THe Fall in Us All
“[The serpent] said to the woman, ‘Did God say, “You shall not eat from any tree in the garden”?’ The woman said to the serpent, ‘We may eat of the fruit of the trees in the garden; but God said, “You shall not eat of the fruit of the tree that is in the middle of the garden, nor shall you touch it, or you shall die.”’ But the serpent said to the woman, ‘You will not die; for God knows that when you eat of it your eyes will be opened, and you will be like God, knowing good and evil.’ So when the woman saw that the tree was good for food, and that it was a delight to the eyes, and that the tree was to be desired to make one wise, she took of its fruit and ate; and she also gave some to her husband, who was with her, and he ate. Then the eyes of both were opened, and they knew that they were naked; and they sewed fig leaves together and made loincloths for themselves.” (Genesis 3:1b-7)
Drawing from St. Augustine’s obsession with original sin, many have pinned all sinful inclination back on Adam and Eve and their disobedient action of eating from a certain tree. But there is so much more going on in this story. Sin is rarely expressed in a straightforward manner. Such was the case with Adam and Eve and the serpent. The serpent doesn’t just come right out and say, “Obey me instead of God!” No, “the serpent was more crafty than any other wild animal that the LORD God had made” (Genesis3:1a). The serpent does not come with temptation that is so boldly emphatic on disobeying God.
The serpent actually speaks truth to Adam and Eve, saying that they would not die as soon as they ate the fruit (they didn’t) and in fact they would become like God! The issue here was not that the tempter lied to them, but that they forgot that they had been made in the “image and likeness of God.” Adam and Eve already were “like God!” They didn’t need the knowledge of good and evil to make them such! They were like God in a human-like way; the sinful temptation was to become like God in a god-like way.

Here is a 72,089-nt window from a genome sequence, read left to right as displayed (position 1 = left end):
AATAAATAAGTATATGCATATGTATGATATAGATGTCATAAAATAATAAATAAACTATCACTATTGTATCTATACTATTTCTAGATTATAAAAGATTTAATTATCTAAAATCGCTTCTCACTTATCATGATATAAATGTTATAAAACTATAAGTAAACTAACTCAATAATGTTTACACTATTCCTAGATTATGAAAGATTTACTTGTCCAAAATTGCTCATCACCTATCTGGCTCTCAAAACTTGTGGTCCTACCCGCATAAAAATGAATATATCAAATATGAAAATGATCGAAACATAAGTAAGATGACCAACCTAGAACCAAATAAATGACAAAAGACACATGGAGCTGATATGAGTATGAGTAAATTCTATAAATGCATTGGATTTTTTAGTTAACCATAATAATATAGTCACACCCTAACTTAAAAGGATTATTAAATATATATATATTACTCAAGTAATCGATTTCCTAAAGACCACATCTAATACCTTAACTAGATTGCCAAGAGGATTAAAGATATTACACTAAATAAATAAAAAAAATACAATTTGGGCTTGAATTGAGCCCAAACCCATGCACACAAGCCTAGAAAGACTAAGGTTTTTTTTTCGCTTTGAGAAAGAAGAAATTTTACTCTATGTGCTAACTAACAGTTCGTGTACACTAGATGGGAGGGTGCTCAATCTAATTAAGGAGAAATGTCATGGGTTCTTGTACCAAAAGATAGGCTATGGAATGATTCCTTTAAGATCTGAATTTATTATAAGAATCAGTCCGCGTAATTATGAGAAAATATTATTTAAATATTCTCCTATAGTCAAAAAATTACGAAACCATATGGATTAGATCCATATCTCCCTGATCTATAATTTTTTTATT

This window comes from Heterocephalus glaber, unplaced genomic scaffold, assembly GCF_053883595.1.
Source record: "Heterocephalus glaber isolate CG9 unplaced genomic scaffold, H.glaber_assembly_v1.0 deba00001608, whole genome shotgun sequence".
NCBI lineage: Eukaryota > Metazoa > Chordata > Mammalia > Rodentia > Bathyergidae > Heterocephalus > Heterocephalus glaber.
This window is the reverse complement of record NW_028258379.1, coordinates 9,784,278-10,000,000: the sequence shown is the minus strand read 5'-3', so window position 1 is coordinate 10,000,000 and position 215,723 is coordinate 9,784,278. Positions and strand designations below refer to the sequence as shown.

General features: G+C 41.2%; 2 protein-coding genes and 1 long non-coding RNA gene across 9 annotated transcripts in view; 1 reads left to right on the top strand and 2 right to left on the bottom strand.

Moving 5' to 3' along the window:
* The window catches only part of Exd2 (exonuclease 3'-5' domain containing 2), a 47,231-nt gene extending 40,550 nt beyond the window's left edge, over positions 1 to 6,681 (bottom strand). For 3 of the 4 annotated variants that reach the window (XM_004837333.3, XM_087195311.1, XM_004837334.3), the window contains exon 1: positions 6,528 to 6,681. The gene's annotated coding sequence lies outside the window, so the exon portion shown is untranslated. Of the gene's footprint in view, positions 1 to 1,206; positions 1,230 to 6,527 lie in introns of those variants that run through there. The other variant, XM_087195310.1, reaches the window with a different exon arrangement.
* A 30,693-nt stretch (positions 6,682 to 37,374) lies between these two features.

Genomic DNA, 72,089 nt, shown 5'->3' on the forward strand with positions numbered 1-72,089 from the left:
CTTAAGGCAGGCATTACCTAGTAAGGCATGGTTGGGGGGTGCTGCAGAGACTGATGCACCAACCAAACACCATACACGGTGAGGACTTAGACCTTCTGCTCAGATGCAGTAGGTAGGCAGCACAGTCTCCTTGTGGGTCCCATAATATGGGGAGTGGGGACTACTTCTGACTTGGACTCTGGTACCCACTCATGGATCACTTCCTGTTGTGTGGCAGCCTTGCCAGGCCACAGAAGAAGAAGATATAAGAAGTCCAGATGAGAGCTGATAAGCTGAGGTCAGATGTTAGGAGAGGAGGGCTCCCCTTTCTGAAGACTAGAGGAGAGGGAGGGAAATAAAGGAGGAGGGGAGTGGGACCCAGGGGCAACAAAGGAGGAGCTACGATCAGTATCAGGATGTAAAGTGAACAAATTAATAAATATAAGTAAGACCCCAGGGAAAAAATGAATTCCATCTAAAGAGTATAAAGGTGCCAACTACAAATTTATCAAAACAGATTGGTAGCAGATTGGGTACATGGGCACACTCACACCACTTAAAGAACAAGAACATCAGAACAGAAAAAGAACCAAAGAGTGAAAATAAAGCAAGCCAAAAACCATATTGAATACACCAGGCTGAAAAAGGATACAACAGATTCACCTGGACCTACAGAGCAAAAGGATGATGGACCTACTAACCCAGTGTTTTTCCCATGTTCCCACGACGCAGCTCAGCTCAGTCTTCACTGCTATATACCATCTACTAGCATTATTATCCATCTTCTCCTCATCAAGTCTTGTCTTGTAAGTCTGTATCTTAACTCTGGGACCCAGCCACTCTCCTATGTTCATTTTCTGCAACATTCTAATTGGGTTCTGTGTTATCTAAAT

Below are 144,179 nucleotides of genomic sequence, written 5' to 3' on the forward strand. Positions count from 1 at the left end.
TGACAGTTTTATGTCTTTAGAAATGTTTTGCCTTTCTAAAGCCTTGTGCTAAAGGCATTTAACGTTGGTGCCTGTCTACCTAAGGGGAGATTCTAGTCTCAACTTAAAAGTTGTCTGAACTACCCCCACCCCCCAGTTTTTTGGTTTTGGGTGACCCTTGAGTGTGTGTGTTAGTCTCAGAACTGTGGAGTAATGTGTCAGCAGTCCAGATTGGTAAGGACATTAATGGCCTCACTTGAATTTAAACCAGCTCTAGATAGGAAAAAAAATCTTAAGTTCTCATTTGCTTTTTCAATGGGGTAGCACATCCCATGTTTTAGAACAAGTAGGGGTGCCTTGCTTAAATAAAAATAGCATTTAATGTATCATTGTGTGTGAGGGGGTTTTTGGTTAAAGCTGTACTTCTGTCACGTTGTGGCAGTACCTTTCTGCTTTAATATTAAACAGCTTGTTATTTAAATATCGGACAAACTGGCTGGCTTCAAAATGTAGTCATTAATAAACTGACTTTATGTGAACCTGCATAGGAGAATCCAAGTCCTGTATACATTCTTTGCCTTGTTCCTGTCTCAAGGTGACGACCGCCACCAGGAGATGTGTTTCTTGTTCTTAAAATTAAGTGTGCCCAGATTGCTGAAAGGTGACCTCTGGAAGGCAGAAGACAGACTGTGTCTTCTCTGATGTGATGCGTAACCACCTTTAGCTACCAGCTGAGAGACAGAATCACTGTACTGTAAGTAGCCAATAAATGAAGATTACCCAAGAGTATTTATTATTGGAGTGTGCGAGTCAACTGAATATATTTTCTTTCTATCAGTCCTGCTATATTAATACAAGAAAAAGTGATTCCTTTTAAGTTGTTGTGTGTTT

Humans are made with limitations that are good for our flourishing. Interestingly, one of those boundaries was innocence in matters of good and evil. Adam and Eve did not know the difference between good and evil, they were like children in that regard. They didn’t judge anything as being either good or bad; they had no concept of good and bad! This child-like innocence is actually a hallmark of being in the kingdom of heaven, according to Jesus (Matthew18:3).
That division of reality into good and bad things, good and bad events, good and bad people…what we might call discernment, was actually the original sin. Every time we make that judgment of separating anything into the categories “good” or “bad” we are living out the original sin, exercising an ability that was not intended to be ours from the beginning. We are placing ourselves in the category of God, the only one who has the right of judgment by nature.
The nature of sin is threefold: disobedience, a desire to extend beyond our creaturely limitations, and assuming judgment for ourselves. So reconciliation to God must look like obedience, embracing our limitations, and giving up our little judgments to the only true Judge.
Cody Nygard, Associate Pastor